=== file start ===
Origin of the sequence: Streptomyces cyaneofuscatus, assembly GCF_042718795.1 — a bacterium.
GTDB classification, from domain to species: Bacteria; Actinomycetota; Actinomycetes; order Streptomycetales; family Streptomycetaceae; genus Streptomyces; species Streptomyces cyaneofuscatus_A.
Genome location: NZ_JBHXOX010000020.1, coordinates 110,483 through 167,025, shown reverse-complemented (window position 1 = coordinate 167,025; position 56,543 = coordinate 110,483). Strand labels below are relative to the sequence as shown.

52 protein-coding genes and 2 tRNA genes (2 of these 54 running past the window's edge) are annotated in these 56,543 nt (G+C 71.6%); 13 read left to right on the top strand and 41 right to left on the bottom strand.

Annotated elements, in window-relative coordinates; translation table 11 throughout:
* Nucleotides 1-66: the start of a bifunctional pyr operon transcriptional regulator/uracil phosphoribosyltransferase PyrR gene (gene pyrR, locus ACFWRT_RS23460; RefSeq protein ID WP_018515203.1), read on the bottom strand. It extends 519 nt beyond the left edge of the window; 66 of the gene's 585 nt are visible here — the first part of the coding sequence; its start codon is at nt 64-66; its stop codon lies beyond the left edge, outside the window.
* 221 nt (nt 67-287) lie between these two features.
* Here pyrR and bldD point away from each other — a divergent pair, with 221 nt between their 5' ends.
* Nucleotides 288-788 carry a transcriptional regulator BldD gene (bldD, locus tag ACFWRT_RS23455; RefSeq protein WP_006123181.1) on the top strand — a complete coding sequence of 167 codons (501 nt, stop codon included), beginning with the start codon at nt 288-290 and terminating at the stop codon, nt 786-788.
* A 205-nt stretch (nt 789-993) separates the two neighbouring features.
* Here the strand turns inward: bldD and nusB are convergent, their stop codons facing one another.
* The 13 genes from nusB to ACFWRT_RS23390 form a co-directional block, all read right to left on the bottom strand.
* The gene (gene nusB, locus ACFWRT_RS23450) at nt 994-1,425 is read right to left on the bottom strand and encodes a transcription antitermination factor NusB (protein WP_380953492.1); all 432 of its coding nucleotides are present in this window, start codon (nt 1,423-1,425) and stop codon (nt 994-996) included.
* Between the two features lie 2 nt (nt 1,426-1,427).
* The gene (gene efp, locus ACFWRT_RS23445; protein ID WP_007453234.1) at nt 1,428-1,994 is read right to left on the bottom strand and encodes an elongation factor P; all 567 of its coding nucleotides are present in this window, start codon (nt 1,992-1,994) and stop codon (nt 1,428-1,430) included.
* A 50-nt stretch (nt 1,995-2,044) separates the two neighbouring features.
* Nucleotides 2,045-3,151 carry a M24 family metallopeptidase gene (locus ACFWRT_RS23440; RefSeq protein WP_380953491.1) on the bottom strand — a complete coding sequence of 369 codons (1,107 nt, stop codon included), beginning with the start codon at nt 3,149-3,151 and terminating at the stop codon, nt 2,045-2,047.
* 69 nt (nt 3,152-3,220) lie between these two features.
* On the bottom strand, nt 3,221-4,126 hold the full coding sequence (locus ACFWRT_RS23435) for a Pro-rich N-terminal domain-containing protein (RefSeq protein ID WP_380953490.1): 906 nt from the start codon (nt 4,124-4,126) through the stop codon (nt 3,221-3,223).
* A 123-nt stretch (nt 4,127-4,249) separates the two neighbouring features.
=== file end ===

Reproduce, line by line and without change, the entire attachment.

Origin of the sequence: Streptomyces cyaneofuscatus, assembly GCF_042718795.1 — a bacterium.
GTDB classification, from domain to species: Bacteria; Actinomycetota; Actinomycetes; order Streptomycetales; family Streptomycetaceae; genus Streptomyces; species Streptomyces cyaneofuscatus_A.
Genome location: NZ_JBHXOX010000020.1, coordinates 110,483 through 167,025, shown reverse-complemented (window position 1 = coordinate 167,025; position 56,543 = coordinate 110,483). Strand labels below are relative to the sequence as shown.

52 protein-coding genes and 2 tRNA genes (2 of these 54 running past the window's edge) are annotated in these 56,543 nt (G+C 71.6%); 13 read left to right on the top strand and 41 right to left on the bottom strand.

Annotated elements, in window-relative coordinates; translation table 11 throughout:
* Nucleotides 1-66: the start of a bifunctional pyr operon transcriptional regulator/uracil phosphoribosyltransferase PyrR gene (gene pyrR, locus ACFWRT_RS23460; RefSeq protein ID WP_018515203.1), read on the bottom strand. It extends 519 nt beyond the left edge of the window; 66 of the gene's 585 nt are visible here — the first part of the coding sequence; its start codon is at nt 64-66; its stop codon lies beyond the left edge, outside the window.
* 221 nt (nt 67-287) lie between these two features.
* Here pyrR and bldD point away from each other — a divergent pair, with 221 nt between their 5' ends.
* Nucleotides 288-788 carry a transcriptional regulator BldD gene (bldD, locus tag ACFWRT_RS23455; RefSeq protein WP_006123181.1) on the top strand — a complete coding sequence of 167 codons (501 nt, stop codon included), beginning with the start codon at nt 288-290 and terminating at the stop codon, nt 786-788.
* A 205-nt stretch (nt 789-993) separates the two neighbouring features.
* Here the strand turns inward: bldD and nusB are convergent, their stop codons facing one another.
* The 13 genes from nusB to ACFWRT_RS23390 form a co-directional block, all read right to left on the bottom strand.
* The gene (gene nusB, locus ACFWRT_RS23450) at nt 994-1,425 is read right to left on the bottom strand and encodes a transcription antitermination factor NusB (protein WP_380953492.1); all 432 of its coding nucleotides are present in this window, start codon (nt 1,423-1,425) and stop codon (nt 994-996) included.
* Between the two features lie 2 nt (nt 1,426-1,427).
* The gene (gene efp, locus ACFWRT_RS23445; protein ID WP_007453234.1) at nt 1,428-1,994 is read right to left on the bottom strand and encodes an elongation factor P; all 567 of its coding nucleotides are present in this window, start codon (nt 1,992-1,994) and stop codon (nt 1,428-1,430) included.
* A 50-nt stretch (nt 1,995-2,044) separates the two neighbouring features.
* Nucleotides 2,045-3,151 carry a M24 family metallopeptidase gene (locus ACFWRT_RS23440; RefSeq protein WP_380953491.1) on the bottom strand — a complete coding sequence of 369 codons (1,107 nt, stop codon included), beginning with the start codon at nt 3,149-3,151 and terminating at the stop codon, nt 2,045-2,047.
* 69 nt (nt 3,152-3,220) lie between these two features.
* On the bottom strand, nt 3,221-4,126 hold the full coding sequence (locus ACFWRT_RS23435) for a Pro-rich N-terminal domain-containing protein (RefSeq protein ID WP_380953490.1): 906 nt from the start codon (nt 4,124-4,126) through the stop codon (nt 3,221-3,223).
* A 123-nt stretch (nt 4,127-4,249) separates the two neighbouring features.